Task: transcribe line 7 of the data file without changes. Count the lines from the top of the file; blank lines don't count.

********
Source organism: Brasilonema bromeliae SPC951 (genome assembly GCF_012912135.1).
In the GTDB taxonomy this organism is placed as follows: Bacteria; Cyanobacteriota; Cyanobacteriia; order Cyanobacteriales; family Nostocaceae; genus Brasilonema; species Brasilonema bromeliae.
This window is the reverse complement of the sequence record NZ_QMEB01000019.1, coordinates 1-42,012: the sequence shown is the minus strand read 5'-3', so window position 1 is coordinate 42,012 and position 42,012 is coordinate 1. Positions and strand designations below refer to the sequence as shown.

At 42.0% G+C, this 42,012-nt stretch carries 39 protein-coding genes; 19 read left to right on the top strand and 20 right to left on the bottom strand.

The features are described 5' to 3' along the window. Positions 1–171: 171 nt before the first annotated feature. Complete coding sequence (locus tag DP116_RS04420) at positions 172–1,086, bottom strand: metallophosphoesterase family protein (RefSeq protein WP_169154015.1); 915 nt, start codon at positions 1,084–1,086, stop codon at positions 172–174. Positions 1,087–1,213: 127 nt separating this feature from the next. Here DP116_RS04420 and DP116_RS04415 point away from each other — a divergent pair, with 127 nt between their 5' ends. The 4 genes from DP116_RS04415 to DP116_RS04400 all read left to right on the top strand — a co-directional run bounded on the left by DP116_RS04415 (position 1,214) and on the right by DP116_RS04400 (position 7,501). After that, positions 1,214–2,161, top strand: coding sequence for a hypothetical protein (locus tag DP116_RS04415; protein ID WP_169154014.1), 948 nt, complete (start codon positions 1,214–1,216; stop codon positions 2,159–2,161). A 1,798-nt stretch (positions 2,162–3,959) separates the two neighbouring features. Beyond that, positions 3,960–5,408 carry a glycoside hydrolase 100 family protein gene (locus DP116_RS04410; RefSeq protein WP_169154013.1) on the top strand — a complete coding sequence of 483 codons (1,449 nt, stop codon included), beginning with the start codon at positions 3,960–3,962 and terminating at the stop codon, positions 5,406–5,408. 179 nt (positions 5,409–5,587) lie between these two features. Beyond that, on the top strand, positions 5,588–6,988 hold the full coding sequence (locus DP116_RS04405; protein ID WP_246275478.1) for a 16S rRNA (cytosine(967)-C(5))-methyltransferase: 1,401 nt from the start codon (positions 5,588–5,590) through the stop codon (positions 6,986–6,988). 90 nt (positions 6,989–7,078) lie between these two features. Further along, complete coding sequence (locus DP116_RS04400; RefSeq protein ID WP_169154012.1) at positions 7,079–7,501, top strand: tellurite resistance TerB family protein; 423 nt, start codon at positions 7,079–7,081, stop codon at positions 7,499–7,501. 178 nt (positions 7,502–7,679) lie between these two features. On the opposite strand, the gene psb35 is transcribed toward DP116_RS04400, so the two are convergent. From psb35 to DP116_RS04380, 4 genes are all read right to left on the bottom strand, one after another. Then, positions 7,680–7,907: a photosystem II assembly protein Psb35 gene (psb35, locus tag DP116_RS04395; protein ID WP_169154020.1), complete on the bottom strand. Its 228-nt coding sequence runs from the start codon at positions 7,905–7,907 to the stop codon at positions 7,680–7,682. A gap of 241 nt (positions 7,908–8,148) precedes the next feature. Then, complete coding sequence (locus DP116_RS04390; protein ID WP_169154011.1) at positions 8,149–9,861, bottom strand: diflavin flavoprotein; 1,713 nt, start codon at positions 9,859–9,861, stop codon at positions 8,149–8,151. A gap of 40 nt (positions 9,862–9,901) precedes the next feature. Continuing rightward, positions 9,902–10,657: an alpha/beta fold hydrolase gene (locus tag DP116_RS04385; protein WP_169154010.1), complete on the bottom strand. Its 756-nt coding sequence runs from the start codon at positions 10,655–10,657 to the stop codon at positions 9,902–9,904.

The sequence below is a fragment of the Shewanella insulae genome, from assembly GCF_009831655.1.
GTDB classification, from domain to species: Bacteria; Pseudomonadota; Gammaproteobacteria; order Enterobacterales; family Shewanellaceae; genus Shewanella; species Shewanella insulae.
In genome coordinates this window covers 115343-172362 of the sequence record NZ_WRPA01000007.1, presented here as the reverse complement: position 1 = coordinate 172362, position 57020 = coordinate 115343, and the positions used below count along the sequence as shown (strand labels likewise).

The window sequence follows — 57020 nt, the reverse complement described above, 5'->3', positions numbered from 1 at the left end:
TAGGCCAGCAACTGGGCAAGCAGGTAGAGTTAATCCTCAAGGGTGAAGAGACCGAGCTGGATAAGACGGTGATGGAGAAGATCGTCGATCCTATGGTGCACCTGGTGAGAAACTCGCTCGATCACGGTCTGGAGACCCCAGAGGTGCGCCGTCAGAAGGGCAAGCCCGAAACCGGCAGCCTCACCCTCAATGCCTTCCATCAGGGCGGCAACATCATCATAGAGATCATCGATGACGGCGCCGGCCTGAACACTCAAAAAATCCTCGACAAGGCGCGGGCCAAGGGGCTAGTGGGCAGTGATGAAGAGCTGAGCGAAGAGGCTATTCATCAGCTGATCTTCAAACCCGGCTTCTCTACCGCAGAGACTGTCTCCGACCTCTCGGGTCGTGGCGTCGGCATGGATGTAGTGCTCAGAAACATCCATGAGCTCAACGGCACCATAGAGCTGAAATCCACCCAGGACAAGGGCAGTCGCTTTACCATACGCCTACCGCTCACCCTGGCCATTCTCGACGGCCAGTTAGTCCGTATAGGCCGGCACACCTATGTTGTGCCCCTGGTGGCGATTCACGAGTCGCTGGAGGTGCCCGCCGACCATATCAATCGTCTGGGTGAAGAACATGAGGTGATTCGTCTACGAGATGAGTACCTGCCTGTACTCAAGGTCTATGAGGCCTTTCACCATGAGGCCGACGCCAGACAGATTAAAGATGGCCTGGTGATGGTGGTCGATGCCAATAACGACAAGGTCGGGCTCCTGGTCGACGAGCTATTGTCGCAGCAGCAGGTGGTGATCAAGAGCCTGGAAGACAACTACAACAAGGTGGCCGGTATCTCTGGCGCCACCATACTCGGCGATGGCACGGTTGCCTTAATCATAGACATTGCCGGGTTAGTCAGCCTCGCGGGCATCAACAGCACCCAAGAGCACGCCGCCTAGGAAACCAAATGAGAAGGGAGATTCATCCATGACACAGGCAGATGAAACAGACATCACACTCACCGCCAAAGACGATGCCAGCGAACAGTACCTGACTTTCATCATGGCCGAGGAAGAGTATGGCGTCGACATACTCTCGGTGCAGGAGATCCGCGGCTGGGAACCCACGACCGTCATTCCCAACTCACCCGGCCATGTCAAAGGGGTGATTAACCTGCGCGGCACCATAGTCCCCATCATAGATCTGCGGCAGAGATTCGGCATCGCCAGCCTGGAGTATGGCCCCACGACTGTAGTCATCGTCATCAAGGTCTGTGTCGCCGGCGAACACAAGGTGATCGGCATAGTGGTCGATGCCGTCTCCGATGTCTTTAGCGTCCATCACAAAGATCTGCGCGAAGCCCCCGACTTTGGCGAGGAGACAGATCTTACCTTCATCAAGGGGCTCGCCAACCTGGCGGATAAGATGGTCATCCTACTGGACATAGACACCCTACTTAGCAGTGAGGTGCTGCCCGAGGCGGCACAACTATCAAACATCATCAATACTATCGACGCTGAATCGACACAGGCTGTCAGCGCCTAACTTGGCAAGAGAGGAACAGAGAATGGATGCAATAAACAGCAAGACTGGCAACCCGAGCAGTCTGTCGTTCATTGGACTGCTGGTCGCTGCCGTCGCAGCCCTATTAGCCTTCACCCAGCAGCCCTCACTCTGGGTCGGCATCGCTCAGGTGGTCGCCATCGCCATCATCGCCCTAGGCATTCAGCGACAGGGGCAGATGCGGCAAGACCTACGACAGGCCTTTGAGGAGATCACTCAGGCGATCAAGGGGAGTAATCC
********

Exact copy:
GTDB classification, from domain to species: Bacteria; Pseudomonadota; Gammaproteobacteria; order Enterobacterales; family Shewanellaceae; genus Shewanella; species Shewanella insulae.